The White House on Thursday warned that continued school closings in the fall could have a particularly harsh impact on minority students, arguing that the effects could reach beyond just education — as the Trump administration battles with Democratic politicians about when and how schools should re-open.
“Rest assured, President Trump knows more than anyone the importance of opening our schools, which is why he has been the most vocal advocate for re-opening,” White House Press Secretary Kayleigh McEnany said at a briefing.
McEnany cited studies that show that the amount of learning children lose is affected dramatically by a number of factors, including access to remote learning, quality of instruction, home support and the degree of engagement.
“‘If students return to school in the fall, disparities are far less than if they return in January next year or fall next year, where disparities in learning are enormous,” she said.
She then cited claims by the NAACP that the impact of school closings is particularly rough on minority students and goes beyond just educational needs.
“As the NAACP has pointed out, for students of color at all levels across the country, school closings create problems even more urgent than the interruption of their educations, schools also serve as a community nexus for food and for housing,” she said.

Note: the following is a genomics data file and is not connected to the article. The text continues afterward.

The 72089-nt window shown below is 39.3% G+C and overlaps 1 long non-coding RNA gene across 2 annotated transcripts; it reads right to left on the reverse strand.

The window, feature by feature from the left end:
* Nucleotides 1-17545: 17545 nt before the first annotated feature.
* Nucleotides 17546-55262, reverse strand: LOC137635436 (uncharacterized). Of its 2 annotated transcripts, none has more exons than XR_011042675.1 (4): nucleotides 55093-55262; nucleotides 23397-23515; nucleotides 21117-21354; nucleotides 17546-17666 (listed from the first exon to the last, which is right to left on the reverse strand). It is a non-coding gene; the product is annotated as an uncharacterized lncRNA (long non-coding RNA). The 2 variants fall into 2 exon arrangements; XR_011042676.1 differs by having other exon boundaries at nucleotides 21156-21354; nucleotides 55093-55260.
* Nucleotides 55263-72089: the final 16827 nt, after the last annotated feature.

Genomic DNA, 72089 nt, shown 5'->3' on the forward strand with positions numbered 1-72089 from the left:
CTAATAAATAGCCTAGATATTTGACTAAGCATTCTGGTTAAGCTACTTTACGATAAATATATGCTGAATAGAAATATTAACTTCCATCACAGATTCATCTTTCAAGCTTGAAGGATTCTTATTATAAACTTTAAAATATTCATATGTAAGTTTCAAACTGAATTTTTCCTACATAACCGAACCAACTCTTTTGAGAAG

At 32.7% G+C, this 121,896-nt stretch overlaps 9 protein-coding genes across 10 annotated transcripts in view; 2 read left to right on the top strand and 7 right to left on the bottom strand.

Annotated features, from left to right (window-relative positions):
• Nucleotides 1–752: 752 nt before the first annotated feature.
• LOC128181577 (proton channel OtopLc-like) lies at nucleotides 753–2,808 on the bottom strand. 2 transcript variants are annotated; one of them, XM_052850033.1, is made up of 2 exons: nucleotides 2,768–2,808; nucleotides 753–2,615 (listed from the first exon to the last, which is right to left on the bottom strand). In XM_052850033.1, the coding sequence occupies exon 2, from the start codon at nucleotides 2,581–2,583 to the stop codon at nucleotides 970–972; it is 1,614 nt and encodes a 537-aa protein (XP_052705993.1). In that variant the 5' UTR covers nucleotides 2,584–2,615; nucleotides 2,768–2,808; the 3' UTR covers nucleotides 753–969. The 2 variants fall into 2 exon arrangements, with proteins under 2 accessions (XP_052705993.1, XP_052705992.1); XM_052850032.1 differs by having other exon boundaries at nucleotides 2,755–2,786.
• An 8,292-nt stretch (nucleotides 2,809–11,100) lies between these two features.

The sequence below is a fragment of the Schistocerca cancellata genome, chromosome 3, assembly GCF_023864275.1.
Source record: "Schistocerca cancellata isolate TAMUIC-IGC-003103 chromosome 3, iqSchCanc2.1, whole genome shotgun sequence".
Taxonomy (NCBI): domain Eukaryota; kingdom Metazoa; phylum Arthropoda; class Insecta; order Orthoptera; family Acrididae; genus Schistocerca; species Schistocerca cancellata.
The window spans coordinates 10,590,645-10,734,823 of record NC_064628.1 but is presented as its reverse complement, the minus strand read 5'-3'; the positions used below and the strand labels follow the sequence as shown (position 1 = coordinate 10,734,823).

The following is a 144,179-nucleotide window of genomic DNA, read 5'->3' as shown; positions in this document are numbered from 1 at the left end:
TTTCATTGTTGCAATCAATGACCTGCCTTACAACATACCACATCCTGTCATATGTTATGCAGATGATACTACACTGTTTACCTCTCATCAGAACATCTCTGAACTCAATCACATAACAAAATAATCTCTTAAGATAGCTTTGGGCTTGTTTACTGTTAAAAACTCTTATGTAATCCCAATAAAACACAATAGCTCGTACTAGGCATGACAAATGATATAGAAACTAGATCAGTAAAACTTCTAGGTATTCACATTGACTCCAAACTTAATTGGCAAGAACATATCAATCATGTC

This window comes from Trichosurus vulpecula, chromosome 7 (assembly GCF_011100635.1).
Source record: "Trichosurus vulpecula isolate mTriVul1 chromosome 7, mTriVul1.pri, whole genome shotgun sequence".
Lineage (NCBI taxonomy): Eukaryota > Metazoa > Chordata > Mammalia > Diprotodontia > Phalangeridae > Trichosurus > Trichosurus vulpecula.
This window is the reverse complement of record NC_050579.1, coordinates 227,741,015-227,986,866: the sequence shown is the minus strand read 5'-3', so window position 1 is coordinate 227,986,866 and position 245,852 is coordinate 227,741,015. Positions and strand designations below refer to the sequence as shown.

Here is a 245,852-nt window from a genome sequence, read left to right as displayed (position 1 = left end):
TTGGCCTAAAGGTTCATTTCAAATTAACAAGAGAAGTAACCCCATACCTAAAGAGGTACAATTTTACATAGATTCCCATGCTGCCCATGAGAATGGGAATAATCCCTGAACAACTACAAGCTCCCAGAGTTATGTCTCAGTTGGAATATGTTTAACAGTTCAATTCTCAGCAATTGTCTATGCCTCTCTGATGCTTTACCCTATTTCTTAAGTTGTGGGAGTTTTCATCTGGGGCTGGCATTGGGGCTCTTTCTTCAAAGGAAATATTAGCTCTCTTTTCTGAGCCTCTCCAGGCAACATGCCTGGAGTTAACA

McEnany spoke amid a furious debate between the Trump administration and Democratic politicians — and even the Centers for Disease Control — about the re-opening of schools after they were closed in the spring due to the coronavirus pandemic.
New York Gov. Andrew Cuomo said Wednesday that his administration will determine in the first week of August whether schools across the state can reopen this fall, hours after NYC Mayor Bill de Blasio proposed the city’s schools would open with students on a “blended” schedule of home and remote learning.
Cuomo went on to swipe at President Trump, who said this week that he would put “pressure” on governors to ensure schools reopened in states across the nation this fall amid the coronavirus pandemic.
“It is not his legal authority, just like it was not in his legal authority to say he’s going to decide when the economy reopens in this state,” Cuomo said.
Trump, meanwhile, mulled cutting off funding to those who didn’t re-open schools and pointed to countries in Europe that has opened without a corresponding spike in cases.
“In Germany, Denmark, Norway, Sweden and many other countries, SCHOOLS ARE OPEN WITH NO PROBLEMS. The Dems think it would be bad for them politically if U.S. schools open before the November Election, but is important for the children & families. May cut off funding if not open!” he said.
He also tweeted that he disagrees with the CDC on its “very tough & expensive guidelines for opening schools.”
“While they want them open, they are asking schools to do very impractical things. I will be meeting with them!!!”
McEnany promised on Thursday that Trump would “continue to be the biggest fighter for equal opportunities in our schools and continued access to the American dream for all.”
Fox News’ Brooke Singman contributed to this report.